StorageTek numbers boost prospects for storage recovery

Storage Technology Corp has joined EMC Corp and McData Corp in announcing preliminary fourth quarter results that are significantly better than expected, marking another indication that the fourth quarter may turn out to have been better than expected across the storage sector. StorageTek said that for the three months ended December 31 2002 it will post net income of more than $0.45 per share, up considerably on previous guidance of $0.36 per share or the GAAP earnings of $0.38 per share reported for the same period last year. Revenue will be around $584m, up 25% sequentially, and 3% year-on-year. Analysts had expected only a 10% sequential revenue growth. Earlier this week EMC announced preliminary results showing a 14% sequential revenue increase, well ahead of prior guidance of flat revenue, and analysts' expectations. EMC also announced net income of up to $0.02 per share - the first quarterly profit the company has made since the second quarter of 2001. McData's fourth quarter preliminary results announced on the same day as those from EMC showed a sequential revenue increase of 31%, compared to previous guidance of just 4% to 6% growth. Net income at the storage networking supplier will be between $0.06 to $0.08 per share, compared to an earlier forecast of breakeven to $0.01. Not all suppliers will have enjoyed the same fourth quarter party as these three, but many may have. As an OEM reseller of large volumes of other supplier's hardware, when EMC has a good quarter, others are likely to as well. Although the fourth quarter is the strongest quarter of the year, the results issued so far have caught analysts unaware. Only hours before McData and EMC issued their preliminary results, merchant bank Salomon Smith Barney said that it expects most storage companies to post fourth quarter results at the high-end or even or above previous guidance. It said that demand for storage products was "robust" in October and continued strongly into early November, before softening around the end of that month and then recovering in the last two weeks of December to give a strong finish to the quarter. SSB said EMC has built a "fair amount of [sales] backlog for the March quarter," and that McData has built a "healthy" backlog. Merchant Bank Merrill Lynch, which had expected EMC to post only flat revenue, pointed out that giant disk drive component supplier Hutchinson Technology Inc has also issued preliminary results showing revenue at the top end of previous guidance. The drive maker said that it does not expect demand to drop in the first quarter of this year, and that the outlook has recently improved for the second half of its fiscal year, ending in September. Despite that, Merrill was cautious about the prospects of an upturn for the storage sector, let alone for the IT sector as a whole. "Our surveys consistently put storage at the top of the priority heap, so maybe it's unique to storage. EMC had a particularly poor 3Q with substantial share loss, so there likely was some catch-up effect. Also, analysts may have underestimated 4Q seasonality," it said. © ComputerWire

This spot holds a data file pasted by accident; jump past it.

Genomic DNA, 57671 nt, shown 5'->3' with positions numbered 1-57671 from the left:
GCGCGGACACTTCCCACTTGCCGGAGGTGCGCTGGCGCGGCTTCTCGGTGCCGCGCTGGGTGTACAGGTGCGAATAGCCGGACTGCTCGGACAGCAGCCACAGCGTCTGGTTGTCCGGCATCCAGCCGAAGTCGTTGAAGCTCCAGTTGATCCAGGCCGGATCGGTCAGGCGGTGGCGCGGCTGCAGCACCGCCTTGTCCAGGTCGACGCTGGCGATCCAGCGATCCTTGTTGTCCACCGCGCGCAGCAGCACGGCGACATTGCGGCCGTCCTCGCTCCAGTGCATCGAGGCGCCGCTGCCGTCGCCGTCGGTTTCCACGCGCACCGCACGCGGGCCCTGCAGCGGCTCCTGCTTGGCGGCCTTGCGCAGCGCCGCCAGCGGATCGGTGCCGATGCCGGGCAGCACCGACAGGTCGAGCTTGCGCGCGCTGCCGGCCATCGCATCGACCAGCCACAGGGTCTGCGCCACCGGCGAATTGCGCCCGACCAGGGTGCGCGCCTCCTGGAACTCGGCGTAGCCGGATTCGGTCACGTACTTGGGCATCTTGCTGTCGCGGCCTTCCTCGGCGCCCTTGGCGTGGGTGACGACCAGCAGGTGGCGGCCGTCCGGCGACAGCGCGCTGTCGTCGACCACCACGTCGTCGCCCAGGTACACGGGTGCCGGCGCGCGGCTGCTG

ComputerWire, 08 Jan 2003
server room

Cisco recruits IBM for storage attack